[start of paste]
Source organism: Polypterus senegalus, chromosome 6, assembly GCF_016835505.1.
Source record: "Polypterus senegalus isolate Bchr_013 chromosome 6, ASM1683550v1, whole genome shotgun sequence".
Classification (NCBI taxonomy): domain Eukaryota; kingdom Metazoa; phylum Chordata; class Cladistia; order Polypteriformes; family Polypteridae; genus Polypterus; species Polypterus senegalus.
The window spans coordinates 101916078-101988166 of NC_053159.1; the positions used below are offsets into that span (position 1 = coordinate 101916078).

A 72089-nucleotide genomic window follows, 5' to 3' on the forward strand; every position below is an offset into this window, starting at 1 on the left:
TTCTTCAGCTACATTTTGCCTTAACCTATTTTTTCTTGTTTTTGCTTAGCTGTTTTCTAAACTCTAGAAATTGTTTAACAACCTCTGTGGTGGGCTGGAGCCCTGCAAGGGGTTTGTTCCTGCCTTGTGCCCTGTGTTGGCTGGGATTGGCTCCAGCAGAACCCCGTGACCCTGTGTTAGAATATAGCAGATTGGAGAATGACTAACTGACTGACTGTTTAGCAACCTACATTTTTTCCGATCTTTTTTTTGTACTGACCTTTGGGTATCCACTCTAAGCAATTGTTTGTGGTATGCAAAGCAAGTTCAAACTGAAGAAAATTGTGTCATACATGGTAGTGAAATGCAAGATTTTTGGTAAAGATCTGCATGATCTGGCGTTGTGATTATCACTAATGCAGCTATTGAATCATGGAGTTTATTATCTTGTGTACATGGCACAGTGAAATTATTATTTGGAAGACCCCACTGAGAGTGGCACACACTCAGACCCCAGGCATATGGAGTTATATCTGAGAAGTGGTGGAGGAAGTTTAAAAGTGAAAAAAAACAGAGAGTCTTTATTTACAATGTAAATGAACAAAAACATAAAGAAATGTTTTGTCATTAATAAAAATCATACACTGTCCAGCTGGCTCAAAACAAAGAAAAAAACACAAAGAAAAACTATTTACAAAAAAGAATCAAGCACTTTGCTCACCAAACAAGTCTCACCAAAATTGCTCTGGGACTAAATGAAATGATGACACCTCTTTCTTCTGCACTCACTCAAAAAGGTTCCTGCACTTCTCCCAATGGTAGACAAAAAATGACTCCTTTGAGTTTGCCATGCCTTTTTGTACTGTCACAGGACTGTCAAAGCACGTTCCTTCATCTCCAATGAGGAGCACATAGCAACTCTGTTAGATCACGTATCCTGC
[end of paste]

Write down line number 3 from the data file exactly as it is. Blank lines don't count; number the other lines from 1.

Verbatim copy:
Classification (NCBI taxonomy): domain Eukaryota; kingdom Metazoa; phylum Chordata; class Cladistia; order Polypteriformes; family Polypteridae; genus Polypterus; species Polypterus senegalus.